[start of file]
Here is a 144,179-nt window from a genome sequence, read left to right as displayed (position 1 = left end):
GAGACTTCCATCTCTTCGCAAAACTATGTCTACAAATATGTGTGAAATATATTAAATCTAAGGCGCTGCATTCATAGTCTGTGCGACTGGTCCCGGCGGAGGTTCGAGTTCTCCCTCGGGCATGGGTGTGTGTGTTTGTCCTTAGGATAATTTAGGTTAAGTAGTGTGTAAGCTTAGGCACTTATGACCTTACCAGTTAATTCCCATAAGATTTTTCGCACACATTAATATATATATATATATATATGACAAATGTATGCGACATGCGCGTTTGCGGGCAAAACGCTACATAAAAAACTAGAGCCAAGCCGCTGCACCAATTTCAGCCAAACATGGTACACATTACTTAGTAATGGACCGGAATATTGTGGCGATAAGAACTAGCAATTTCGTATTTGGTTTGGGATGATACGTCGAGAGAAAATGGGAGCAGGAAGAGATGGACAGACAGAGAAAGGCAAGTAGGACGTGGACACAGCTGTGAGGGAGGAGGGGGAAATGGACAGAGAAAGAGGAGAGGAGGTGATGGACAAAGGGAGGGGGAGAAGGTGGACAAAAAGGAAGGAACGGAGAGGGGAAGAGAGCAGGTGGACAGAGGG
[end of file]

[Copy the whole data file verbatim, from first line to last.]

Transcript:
Here is a 144,179-nt window from a genome sequence, read left to right as displayed (position 1 = left end):
GAGACTTCCATCTCTTCGCAAAACTATGTCTACAAATATGTGTGAAATATATTAAATCTAAGGCGCTGCATTCATAGTCTGTGCGACTGGTCCCGGCGGAGGTTCGAGTTCTCCCTCGGGCATGGGTGTGTGTGTTTGTCCTTAGGATAATTTAGGTTAAGTAGTGTGTAAGCTTAGGCACTTATGACCTTACCAGTTAATTCCCATAAGATTTTTCGCACACATTAATATATATATATATATATATGACAAATGTATGCGACATGCGCGTTTGCGGGCAAAACGCTACATAAAAAACTAGAGCCAAGCCGCTGCACCAATTTCAGCCAAACATGGTACACATTACTTAGTAATGGACCGGAATATTGTGGCGATAAGAACTAGCAATTTCGTATTTGGTTTGGGATGATACGTCGAGAGAAAATGGGAGCAGGAAGAGATGGACAGACAGAGAAAGGCAAGTAGGACGTGGACACAGCTGTGAGGGAGGAGGGGGAAATGGACAGAGAAAGAGGAGAGGAGGTGATGGACAAAGGGAGGGGGAGAAGGTGGACAAAAAGGAAGGAACGGAGAGGGGAAGAGAGCAGGTGGACAGAGGG